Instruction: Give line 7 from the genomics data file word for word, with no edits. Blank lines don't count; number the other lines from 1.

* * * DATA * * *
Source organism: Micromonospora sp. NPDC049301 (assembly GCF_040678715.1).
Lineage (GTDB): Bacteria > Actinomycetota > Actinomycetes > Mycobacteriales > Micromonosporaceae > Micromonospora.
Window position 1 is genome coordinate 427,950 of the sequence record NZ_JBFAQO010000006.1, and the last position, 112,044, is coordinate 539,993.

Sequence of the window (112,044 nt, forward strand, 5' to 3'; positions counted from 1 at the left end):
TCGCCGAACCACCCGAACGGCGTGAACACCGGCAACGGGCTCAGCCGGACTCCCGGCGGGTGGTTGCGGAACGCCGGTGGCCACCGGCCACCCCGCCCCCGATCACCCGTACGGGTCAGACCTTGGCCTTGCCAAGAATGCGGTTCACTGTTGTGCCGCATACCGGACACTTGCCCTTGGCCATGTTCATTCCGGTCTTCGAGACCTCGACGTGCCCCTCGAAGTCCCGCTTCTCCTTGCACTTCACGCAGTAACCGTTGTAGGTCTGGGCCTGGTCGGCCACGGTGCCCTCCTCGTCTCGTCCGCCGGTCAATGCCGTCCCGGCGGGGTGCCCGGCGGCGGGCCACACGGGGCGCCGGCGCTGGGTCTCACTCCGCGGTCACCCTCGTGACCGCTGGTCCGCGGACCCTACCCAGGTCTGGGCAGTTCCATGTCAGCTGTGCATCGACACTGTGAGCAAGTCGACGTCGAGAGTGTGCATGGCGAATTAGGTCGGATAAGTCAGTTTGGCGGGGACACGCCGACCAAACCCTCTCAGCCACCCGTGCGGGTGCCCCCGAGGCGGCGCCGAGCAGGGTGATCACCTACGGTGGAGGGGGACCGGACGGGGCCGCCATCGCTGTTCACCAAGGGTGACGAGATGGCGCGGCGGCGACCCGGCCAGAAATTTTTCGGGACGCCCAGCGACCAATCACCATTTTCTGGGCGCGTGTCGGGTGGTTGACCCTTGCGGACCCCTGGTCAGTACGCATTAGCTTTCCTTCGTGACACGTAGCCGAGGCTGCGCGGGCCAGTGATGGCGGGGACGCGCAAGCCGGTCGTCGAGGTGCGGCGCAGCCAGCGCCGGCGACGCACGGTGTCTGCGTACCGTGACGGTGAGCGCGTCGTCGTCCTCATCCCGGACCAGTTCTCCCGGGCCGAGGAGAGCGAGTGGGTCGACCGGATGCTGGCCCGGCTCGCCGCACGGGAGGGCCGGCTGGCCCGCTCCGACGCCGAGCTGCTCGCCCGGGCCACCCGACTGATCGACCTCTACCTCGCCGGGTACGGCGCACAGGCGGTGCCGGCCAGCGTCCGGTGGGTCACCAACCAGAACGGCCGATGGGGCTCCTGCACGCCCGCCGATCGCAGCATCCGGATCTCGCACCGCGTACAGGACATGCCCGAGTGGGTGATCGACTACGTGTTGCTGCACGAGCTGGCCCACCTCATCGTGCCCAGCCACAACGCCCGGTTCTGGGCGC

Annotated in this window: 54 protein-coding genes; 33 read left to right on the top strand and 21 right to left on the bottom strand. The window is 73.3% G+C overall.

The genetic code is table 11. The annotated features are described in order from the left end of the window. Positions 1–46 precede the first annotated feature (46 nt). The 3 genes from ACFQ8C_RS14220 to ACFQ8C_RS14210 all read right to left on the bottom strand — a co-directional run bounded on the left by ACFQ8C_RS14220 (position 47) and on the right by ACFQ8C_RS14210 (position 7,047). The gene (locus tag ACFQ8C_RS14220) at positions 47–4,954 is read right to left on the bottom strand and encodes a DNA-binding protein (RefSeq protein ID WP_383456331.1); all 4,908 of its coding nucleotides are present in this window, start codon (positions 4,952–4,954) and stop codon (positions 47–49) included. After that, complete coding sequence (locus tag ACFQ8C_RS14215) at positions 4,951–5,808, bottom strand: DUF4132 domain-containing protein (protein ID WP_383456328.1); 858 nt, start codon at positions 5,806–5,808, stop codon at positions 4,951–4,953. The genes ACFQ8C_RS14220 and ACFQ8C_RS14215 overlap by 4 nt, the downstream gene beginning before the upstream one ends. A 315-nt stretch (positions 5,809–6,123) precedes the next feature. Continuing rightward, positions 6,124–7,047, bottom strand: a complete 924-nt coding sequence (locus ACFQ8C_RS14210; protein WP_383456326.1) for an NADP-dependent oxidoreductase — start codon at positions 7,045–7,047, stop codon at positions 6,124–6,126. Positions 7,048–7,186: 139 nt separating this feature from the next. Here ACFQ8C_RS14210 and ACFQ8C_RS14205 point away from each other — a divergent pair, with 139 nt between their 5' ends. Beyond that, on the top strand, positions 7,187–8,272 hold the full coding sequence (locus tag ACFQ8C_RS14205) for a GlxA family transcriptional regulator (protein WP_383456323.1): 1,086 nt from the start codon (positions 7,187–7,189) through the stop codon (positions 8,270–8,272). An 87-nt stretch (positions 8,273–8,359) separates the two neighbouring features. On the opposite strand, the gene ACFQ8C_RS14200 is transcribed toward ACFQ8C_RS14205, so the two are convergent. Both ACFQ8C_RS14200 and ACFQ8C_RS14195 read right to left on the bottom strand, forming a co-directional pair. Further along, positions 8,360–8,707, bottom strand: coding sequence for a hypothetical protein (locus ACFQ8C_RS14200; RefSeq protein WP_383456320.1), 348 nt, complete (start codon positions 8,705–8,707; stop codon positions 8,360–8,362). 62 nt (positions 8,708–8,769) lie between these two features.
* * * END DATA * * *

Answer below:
The genetic code is table 11. The annotated features are described in order from the left end of the window. Positions 1–46 precede the first annotated feature (46 nt). The 3 genes from ACFQ8C_RS14220 to ACFQ8C_RS14210 all read right to left on the bottom strand — a co-directional run bounded on the left by ACFQ8C_RS14220 (position 47) and on the right by ACFQ8C_RS14210 (position 7,047). The gene (locus tag ACFQ8C_RS14220) at positions 47–4,954 is read right to left on the bottom strand and encodes a DNA-binding protein (RefSeq protein ID WP_383456331.1); all 4,908 of its coding nucleotides are present in this window, start codon (positions 4,952–4,954) and stop codon (positions 47–49) included. After that, complete coding sequence (locus tag ACFQ8C_RS14215) at positions 4,951–5,808, bottom strand: DUF4132 domain-containing protein (protein ID WP_383456328.1); 858 nt, start codon at positions 5,806–5,808, stop codon at positions 4,951–4,953. The genes ACFQ8C_RS14220 and ACFQ8C_RS14215 overlap by 4 nt, the downstream gene beginning before the upstream one ends. A 315-nt stretch (positions 5,809–6,123) precedes the next feature. Continuing rightward, positions 6,124–7,047, bottom strand: a complete 924-nt coding sequence (locus ACFQ8C_RS14210; protein WP_383456326.1) for an NADP-dependent oxidoreductase — start codon at positions 7,045–7,047, stop codon at positions 6,124–6,126. Positions 7,048–7,186: 139 nt separating this feature from the next. Here ACFQ8C_RS14210 and ACFQ8C_RS14205 point away from each other — a divergent pair, with 139 nt between their 5' ends. Beyond that, on the top strand, positions 7,187–8,272 hold the full coding sequence (locus tag ACFQ8C_RS14205) for a GlxA family transcriptional regulator (protein WP_383456323.1): 1,086 nt from the start codon (positions 7,187–7,189) through the stop codon (positions 8,270–8,272). An 87-nt stretch (positions 8,273–8,359) separates the two neighbouring features. On the opposite strand, the gene ACFQ8C_RS14200 is transcribed toward ACFQ8C_RS14205, so the two are convergent. Both ACFQ8C_RS14200 and ACFQ8C_RS14195 read right to left on the bottom strand, forming a co-directional pair. Further along, positions 8,360–8,707, bottom strand: coding sequence for a hypothetical protein (locus ACFQ8C_RS14200; RefSeq protein WP_383456320.1), 348 nt, complete (start codon positions 8,705–8,707; stop codon positions 8,360–8,362). 62 nt (positions 8,708–8,769) lie between these two features.